THIS Holiday Season we’re delving into a pair of scrapbooks that were created in the late 20’s and early 30’s by an industrious youth, Robert A. O’Neil, with a keen interest in all things aviation. The books contain clippings, photos and articles from various aviation pulps as well as other magazines. What has been assembled is a treasure trove of information on planes and aces of WWI.

Like many in the late 20’s and early 30’s, Robert O’Neil was fascinated with aviation and not just the planes, but also some of the men who made a name for themselves flying them in The Great War.

Chronicled within the pages of the scrapbooks are such Aces the likes of:


Billy Bishop

and The Red Baron himself––


Baron Manfred von Richthofen

He has a page devoted to Rickenbacker’s Victories

And includes the four installments of Flying Aces’ “Lives of the Aces in Pictures”. Here, he’s taken the images from the two page feature (as they were in the pulp-sized issues), pasted them on a page with the accompanying captions, typed out on the facing page.


Eddie Rickenbacker, America’s Ace

He gave the same treatment for the Lives of Bert Hall, Soldier of Fortune (Flying Aces, June 1932), Georges Guynemer, Falcon of France (July 1932), and Lt. Werner Voss, German Ace (July 1933) as illustrated in pictures.

Scattered throughout are various mentions of aces from the pulps or the newspapers or other magazines.

From the Scrapbooks: The Air Races

Link - Posted by David on November 29, 2021 @ 6:00 am in

THIS Holiday Season we’re delving into a pair of scrapbooks that were created in the late 20’s and early 30’s by an industrious youth, Robert A. O’Neil, with a keen interest in all things aviation. The books contain clippings, photos and articles from various aviation pulps as well as other magazines. What has been assembled is a treasure trove of information on planes and aces of WWI.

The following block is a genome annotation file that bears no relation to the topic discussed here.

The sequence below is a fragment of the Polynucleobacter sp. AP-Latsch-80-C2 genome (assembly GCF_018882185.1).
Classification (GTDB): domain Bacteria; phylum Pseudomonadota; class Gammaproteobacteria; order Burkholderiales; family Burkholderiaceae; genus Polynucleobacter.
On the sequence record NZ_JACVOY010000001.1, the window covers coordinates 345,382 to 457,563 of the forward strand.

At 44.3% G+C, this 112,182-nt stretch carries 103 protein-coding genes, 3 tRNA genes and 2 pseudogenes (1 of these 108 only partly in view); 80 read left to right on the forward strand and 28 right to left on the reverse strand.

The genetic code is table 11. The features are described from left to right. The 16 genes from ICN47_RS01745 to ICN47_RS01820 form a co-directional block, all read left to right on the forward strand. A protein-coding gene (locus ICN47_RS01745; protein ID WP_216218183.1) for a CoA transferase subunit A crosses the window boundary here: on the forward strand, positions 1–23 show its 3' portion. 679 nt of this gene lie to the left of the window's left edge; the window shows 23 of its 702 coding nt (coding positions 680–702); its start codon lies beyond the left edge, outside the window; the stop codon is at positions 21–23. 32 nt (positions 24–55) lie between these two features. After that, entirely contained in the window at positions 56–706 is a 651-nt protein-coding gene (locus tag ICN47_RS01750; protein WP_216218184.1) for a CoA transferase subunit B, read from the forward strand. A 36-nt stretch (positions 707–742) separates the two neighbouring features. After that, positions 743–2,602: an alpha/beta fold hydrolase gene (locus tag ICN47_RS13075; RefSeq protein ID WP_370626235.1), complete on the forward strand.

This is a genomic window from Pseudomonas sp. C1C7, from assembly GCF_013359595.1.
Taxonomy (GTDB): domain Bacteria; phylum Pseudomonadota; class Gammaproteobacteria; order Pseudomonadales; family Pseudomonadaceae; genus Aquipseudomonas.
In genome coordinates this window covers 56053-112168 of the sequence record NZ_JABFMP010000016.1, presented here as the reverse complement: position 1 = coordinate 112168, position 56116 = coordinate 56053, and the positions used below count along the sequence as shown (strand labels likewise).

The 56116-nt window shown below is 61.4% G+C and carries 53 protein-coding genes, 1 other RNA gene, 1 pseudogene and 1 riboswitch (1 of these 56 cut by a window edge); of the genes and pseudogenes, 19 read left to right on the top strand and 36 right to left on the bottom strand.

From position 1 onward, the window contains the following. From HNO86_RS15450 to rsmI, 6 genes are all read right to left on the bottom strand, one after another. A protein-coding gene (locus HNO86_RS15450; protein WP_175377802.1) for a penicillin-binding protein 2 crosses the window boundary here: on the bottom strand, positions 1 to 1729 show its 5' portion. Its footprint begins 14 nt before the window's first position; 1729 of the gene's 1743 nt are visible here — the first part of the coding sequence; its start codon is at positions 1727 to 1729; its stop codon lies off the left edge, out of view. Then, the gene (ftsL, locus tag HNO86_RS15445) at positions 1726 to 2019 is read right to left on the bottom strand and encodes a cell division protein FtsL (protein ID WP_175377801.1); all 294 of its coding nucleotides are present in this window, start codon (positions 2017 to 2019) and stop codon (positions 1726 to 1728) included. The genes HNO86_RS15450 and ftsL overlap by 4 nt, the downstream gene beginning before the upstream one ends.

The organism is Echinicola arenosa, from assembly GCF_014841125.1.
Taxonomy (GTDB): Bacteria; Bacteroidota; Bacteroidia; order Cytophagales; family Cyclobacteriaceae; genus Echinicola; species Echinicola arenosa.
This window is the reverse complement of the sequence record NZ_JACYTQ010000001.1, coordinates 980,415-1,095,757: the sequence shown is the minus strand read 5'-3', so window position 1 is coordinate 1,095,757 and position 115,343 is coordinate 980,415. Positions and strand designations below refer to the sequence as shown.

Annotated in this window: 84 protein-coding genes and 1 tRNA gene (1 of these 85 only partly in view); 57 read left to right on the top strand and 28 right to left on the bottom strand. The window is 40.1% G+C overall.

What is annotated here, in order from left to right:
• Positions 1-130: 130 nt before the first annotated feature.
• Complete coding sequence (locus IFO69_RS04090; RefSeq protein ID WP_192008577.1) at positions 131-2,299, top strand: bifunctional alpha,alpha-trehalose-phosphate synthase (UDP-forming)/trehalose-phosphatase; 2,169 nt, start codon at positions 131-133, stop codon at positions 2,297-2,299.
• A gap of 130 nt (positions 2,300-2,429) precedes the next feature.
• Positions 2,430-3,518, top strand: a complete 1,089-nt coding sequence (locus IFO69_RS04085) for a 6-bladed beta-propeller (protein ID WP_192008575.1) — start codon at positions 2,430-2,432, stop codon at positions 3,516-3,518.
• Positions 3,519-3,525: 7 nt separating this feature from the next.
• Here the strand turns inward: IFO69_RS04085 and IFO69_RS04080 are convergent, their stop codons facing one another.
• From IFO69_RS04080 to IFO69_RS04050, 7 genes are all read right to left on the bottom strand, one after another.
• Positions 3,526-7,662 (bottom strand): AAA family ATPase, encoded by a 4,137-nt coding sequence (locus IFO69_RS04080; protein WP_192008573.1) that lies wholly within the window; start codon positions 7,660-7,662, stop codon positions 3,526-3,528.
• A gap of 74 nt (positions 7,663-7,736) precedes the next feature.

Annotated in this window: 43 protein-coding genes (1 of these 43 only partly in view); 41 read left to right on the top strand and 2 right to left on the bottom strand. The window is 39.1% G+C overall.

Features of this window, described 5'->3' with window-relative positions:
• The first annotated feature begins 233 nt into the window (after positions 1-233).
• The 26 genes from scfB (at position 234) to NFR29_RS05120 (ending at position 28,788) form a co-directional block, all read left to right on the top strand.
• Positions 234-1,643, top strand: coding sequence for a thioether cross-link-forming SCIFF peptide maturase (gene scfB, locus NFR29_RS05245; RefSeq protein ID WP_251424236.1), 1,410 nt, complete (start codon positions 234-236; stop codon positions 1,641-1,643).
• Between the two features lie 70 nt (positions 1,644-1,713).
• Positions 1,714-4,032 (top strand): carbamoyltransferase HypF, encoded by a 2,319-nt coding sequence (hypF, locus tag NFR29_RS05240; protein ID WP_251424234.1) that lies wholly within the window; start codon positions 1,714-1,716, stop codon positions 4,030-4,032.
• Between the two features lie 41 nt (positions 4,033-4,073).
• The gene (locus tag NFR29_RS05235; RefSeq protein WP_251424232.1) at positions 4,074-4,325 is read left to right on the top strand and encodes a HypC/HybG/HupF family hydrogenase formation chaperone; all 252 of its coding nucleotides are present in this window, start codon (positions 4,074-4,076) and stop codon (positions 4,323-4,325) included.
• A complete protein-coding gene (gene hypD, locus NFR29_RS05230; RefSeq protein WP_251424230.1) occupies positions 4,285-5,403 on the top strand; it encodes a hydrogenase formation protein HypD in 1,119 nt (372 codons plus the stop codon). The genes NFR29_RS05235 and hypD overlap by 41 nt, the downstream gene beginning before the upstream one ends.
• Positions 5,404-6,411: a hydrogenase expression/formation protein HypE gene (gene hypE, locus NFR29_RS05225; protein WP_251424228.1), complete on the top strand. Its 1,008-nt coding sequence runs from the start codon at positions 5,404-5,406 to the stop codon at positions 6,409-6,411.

THIS week we have One of the areas that Robert was interested in were the new and exciting Air Races! The races included a variety of events, like landing contests, glider demonstrations, airship fights, parachute-jumping contests, and of course, the races themselves—both closed-course and cross-country. The cross-country races were usually from Portland or Los Angeles to Cleveland. Robert included information on five different air shows from 1928-1933, and his ticket stub for two of them.

1928 National Air Races & Aeronautical Exposition
Los Angeles

Robert would have been 17 when the 1928 National Air Races and Aeronautical Exposition took place at Mines Field in Los Angeles over nine days in September that year. Mines Field would eventually become LAX. Robert includes his ticket for the show. He went on “Boy Scouts Day” for 25¢. I couldn’t find out which day that would have been, but from the program, I see the L.A. Boy Scouts Band opened the night time programming the first two days.